Bill Busch

Bill Busch, then the Huskers' linebackers coach, reacts to a penalty flag during a 2004 contest at Oklahoma.

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Bill Busch watched a bunch of bowl games over the past month, but he didn't do so idly. 

Nebraska's newly minted special teams coordinator, who was elevated by coach Scott Frost to the position recently after spending last year as a defensive analyst on the staff, said he accumulated a list of 50 teachable special teams moments across bowl games.

"There's so many unique things that happen and so you've got to be on top of all of them," he said during an appearance on "Sports Nightly" on Wednesday. "I'll give you an example, there's a term called 'mayday field goal,' which means you've got to run out and kick a field goal while the clock is running on the last play of the game. Well, in my 30-whatever years of coaching, I've never had to defend one and I've never had to run one, but yet you do it every week. Because when you need it, you need it. It's important. It's not, 'Oh, my bad.' You don't get my bad.

"Every down is fourth down on special teams."

The Pender native returns to a position he's held here in the past, and this time he'll have to try to reverse special teams play that under Frost the past four years has ranged between inconsistent and downright bad. 

"It's something that I've done in the past and I've been very fortunate to have those opportunities," Busch said. "It's kind of a job that everyone likes to take a giant step back away from, like, 'Ah, I really don't want to do that,' type of thing. There's a lot of things that go with it. So I've always kind of embraced it and I've had the chance to work for some great head coaches." 

That's not the only reason, though, that Busch said he enjoys coaching special teams. 

"You get to be the bridge to the whole team," Busch said. "You get to work with receivers, running backs, every position. The O-line when it's protection for the field goal team. All the different aspects, you get to cross paths with them. So it also makes it a lot of fun to be on that team. You know everybody." 

When Busch says everybody, he means everybody. That includes the best players on the team. 

“You have to have your elite players, you have to have starters heavily involved and in the depth charts with what you’re doing," he said.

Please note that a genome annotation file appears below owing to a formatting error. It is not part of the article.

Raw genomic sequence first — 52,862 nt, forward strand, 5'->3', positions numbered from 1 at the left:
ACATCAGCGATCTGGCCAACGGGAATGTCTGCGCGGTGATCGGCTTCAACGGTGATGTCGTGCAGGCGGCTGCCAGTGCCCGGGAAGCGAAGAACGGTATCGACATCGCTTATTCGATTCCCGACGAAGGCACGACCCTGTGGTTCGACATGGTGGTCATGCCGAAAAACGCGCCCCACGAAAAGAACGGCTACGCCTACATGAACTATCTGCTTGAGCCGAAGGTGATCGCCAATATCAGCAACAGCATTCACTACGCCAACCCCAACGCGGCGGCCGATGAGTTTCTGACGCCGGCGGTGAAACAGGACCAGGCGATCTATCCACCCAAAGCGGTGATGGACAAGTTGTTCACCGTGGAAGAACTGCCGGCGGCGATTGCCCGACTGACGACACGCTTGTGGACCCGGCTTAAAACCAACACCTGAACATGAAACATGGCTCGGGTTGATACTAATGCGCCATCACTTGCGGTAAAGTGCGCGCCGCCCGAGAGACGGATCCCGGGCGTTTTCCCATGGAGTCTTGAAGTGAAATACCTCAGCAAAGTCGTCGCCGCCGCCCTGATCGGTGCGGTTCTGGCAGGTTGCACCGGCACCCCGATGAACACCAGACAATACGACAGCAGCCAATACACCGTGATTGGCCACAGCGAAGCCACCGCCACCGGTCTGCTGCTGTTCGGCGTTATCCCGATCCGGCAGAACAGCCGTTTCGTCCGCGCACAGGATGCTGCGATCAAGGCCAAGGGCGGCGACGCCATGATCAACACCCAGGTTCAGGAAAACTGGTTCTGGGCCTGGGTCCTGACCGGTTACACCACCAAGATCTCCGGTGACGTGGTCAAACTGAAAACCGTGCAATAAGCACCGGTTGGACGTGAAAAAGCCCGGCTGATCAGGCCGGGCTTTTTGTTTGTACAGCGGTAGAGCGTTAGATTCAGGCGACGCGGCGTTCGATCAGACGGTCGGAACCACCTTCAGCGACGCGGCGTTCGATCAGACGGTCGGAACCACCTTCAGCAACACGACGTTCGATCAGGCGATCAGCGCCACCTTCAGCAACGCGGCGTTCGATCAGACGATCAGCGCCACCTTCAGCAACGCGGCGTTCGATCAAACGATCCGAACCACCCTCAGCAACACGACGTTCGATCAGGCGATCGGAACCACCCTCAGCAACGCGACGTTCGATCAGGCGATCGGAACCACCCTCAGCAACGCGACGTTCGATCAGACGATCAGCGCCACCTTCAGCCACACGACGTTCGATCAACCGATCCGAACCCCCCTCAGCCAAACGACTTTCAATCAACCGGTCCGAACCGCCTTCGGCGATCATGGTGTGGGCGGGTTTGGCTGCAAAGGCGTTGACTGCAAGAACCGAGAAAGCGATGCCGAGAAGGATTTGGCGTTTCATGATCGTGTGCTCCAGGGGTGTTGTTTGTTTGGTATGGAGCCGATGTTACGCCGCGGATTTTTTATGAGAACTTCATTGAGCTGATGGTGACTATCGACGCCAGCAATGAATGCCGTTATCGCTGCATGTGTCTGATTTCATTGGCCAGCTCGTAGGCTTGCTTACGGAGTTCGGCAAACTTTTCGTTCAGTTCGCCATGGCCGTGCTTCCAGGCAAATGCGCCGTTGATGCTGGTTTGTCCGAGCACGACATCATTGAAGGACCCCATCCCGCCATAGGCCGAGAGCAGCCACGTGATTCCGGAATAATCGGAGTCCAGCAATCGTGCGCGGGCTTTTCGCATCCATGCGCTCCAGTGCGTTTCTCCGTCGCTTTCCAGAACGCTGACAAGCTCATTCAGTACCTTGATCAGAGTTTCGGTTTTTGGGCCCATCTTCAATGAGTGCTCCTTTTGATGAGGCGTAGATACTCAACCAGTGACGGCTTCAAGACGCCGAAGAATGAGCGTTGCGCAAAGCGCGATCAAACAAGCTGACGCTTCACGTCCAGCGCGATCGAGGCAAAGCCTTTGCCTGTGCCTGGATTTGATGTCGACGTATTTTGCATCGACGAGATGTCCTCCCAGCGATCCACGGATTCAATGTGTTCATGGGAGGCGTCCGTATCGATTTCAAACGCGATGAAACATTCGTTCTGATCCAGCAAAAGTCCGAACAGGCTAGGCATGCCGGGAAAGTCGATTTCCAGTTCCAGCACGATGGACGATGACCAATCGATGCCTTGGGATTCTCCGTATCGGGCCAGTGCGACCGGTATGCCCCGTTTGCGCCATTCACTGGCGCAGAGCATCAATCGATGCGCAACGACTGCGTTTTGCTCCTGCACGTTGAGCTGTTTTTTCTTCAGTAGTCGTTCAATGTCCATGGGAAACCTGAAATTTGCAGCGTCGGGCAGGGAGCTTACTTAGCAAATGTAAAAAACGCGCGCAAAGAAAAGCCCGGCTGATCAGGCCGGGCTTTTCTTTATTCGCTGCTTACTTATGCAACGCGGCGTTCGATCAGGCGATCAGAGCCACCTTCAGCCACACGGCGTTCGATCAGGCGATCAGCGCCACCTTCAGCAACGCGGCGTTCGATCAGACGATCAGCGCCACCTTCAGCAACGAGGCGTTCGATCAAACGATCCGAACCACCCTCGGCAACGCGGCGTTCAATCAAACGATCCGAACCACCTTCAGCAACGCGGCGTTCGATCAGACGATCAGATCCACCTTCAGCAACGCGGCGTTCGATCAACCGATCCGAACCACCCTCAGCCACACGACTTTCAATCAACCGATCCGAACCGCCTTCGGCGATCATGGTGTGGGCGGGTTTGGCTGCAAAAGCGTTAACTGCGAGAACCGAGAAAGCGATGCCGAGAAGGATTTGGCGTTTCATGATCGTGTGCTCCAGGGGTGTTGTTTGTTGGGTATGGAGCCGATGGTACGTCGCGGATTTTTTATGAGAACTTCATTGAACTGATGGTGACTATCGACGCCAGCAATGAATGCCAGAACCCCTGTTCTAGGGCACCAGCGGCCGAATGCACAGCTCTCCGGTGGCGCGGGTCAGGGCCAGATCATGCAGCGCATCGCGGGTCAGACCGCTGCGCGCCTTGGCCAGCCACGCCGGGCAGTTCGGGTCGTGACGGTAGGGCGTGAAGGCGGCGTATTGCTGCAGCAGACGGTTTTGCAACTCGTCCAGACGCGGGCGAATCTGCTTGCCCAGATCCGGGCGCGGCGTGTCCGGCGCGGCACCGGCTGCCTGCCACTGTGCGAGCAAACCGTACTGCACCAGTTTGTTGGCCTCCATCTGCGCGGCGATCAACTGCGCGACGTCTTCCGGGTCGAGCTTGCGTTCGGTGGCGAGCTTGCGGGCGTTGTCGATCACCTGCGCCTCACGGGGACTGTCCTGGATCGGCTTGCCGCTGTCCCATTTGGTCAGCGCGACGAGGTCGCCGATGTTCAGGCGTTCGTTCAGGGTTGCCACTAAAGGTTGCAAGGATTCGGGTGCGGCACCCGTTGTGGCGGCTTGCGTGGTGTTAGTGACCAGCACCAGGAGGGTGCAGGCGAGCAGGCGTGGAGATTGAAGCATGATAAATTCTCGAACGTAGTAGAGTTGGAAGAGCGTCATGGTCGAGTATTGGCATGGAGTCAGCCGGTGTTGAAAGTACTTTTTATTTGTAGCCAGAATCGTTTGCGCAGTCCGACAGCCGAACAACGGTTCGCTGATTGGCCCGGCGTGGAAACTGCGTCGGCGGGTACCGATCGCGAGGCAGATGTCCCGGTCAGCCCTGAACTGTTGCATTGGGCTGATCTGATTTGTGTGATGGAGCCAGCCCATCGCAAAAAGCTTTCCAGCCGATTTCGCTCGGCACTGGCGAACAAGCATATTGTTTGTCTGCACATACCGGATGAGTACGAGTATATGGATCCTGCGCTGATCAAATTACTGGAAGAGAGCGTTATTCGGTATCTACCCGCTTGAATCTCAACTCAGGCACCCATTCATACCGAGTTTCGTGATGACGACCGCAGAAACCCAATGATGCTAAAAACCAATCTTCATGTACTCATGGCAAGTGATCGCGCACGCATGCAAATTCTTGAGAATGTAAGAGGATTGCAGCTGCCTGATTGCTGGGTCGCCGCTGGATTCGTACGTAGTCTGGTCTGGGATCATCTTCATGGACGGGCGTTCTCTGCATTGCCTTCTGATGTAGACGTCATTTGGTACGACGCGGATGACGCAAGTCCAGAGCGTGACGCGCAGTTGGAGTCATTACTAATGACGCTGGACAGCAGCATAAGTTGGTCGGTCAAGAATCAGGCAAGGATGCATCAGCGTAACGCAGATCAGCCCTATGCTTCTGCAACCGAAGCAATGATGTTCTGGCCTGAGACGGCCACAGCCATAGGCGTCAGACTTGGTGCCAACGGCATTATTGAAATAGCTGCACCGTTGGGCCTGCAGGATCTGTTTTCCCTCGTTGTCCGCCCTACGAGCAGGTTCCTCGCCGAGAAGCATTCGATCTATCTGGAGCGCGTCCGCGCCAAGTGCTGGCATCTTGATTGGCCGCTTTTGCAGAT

Not every starter is going to take every rep, but Busch said he likes to "stack" starters, so if a top linebacker is on kickoff team, the guy behind him on the depth chart there will likely be another starting linebacker. That way, they can not have to play defense and every single special teams rep, but there is always a quality player in that spot. 

Busch also said that he thinks the experience of being an analyst on staff the past year helps smooth the transition. 

"I had a very great situation where I could kind of hang out for a year," he said. "I was kind of on sabbatical for a year from being at LSU, so I had a lot of opportunities to be around the players and see how things were done." 

Now he'll be the first coach that most players see on any given day in the special teams meeting room. 

He's been described by former LSU head coach Ed Orgeron and others as being very detail-oriented, and Busch said that's what special teams are all about. 

"We have a very clear starting point and it's kickoff," Busch said. "You have to have a great kickoff team. Never in the history of college football has there been a great football team without a great kickoff coverage team. Then the next phase is punt. The kids know, and they need it. When the day starts, objectives of the day are crystal clear of what has to happen and how we get to it."

Contact the writer at pgabriel@journalstar.com or 402-473-7439. On Twitter @HuskerExtraPG.

This article originally ran on journalstar.com.

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